Whenever we start working in a new organization, with a new boss, on a new team, or new project we all need to know what is expected of us. It is a simple reality but for some reason harder to come by these days. “I have no idea what is expected of me” is not an uncommon refrain I hear from clients.
When I discuss the need for clear expectations with executives, I often hear push back: “they know what I expect”, and “I covered that day one”. Yet when I meet with the team reporting to the executive they are often less sure about the expectations for their role. Though there are probably numerous reasons for this, one of the top reasons is that leaders universally have less time for reflection and planning and setting expectations requires both. It is a practice worth the time because it is strongly linked to strategy execution.
In the June 2008 Harvard Business Review Article by Gary Nelson, Karla Martin and Elizabeth Powers, the authors report Bain & Company’s research that found the number one trait for strategy execution was, “Everyone has a good idea of the decisions and actions for which he or she is responsible.”
For me it is clear. If you are not sure what is expected of you, or the decisions and actions for which you will be held accountable, find out.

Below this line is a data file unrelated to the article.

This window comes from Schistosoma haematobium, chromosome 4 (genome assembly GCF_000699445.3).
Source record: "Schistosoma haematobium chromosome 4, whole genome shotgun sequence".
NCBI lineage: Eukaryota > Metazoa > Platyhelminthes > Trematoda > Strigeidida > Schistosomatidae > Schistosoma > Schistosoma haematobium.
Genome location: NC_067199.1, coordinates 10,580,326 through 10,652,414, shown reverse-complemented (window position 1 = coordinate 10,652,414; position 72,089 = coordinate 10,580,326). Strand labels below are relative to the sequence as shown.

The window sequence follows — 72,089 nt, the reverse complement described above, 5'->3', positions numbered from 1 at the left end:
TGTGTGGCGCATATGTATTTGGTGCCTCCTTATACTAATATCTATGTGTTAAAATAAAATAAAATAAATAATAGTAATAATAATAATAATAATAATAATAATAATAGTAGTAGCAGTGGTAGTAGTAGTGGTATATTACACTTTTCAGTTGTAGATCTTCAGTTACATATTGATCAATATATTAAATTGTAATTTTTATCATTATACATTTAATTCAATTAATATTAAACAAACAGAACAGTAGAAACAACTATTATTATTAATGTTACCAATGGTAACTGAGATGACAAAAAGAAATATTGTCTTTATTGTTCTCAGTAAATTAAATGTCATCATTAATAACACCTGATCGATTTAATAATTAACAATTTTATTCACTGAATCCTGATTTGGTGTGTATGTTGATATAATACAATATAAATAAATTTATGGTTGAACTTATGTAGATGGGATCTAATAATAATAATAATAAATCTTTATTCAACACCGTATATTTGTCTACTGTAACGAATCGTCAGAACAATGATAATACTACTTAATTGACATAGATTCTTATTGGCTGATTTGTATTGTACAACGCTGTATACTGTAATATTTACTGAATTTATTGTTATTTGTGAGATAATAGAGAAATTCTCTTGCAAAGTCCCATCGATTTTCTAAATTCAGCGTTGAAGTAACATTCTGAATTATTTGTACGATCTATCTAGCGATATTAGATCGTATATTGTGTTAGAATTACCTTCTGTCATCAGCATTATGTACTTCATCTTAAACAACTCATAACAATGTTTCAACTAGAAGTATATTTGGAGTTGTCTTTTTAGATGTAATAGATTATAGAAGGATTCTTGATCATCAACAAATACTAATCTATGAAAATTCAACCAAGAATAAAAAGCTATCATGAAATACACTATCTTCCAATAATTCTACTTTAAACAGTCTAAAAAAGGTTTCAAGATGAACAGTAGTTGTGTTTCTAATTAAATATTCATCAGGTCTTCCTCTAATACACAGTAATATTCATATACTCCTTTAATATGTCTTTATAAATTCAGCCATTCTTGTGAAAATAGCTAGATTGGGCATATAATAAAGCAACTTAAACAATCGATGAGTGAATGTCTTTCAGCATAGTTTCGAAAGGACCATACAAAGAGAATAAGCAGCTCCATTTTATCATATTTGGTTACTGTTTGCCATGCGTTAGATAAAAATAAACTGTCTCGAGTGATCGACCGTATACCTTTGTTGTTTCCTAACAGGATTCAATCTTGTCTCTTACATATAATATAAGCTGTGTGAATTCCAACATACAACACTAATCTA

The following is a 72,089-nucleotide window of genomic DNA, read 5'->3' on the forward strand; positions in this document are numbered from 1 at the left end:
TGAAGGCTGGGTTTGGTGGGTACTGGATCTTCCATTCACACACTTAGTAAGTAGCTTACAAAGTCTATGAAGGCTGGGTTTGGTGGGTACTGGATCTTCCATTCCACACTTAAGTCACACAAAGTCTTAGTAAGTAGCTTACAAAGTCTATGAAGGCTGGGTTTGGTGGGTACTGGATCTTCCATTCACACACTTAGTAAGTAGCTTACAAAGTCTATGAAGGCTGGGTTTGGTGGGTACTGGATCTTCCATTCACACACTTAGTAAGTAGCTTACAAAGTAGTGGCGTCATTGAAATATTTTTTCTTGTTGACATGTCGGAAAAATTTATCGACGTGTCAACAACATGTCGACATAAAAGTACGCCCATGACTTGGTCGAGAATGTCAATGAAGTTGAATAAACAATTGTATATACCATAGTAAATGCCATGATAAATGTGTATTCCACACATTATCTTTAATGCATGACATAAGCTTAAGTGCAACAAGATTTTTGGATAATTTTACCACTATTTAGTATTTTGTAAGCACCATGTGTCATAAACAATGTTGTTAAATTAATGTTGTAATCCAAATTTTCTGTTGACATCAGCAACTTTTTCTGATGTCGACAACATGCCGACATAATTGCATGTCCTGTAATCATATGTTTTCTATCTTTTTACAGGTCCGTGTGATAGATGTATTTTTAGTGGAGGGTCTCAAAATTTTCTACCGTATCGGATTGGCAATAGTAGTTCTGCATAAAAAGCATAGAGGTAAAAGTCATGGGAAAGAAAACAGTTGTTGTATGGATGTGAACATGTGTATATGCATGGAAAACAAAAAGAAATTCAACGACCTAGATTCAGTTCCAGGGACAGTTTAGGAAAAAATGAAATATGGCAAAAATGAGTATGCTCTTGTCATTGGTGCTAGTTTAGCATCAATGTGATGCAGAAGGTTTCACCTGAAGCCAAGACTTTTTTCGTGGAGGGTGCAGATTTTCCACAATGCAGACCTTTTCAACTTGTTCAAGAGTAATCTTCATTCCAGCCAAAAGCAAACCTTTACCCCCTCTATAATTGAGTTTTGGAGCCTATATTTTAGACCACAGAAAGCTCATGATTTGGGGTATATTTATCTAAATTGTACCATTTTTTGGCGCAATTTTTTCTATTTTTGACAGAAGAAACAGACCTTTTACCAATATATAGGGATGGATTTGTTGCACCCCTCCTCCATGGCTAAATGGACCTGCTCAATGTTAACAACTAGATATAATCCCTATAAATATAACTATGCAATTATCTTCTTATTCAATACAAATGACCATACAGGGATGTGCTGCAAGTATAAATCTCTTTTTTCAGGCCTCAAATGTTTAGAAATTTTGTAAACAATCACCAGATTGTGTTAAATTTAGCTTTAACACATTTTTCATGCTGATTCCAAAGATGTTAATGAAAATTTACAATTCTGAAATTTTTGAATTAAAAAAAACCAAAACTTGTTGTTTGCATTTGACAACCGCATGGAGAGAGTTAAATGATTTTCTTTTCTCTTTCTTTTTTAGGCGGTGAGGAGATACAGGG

I created a process for leaders and teams to take charge of setting their own expectations. In my experience this is better than “top down”, especially at the senior level. Expectations created by the leader, in their language and about their business unit are more realistic and clear. They still need to find out what really matters to their boss, but this gets the process started. The first draft they create provides enough information for the boss to more easily and quickly provide feedback. The discussion about expectations is more collaborative (which is the way it should be) and the team or direct reports take greater ownership, always a good thing. This process is best when done at the start of a new role, project or team. It is also useful when there is a big change in leadership, strategy or business priorities. But anytime is a good time if you feel you aren’t clear on expectations.
It is so interesting that this elegant process is so often overlooked or undermined. Yet the disappointment of unfulfilled expectations diminishes trust between leaders and their teams at every level. Once trust is diminished it is harder to fix. This is easily avoided by taking charge of the expectations conversation. If you are waiting for someone else to do it, it might not happen.
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Welcome to Moira's blog. I write a (mostly) monthly post about the work of building better work places: people strategies, systems, teams and leaders.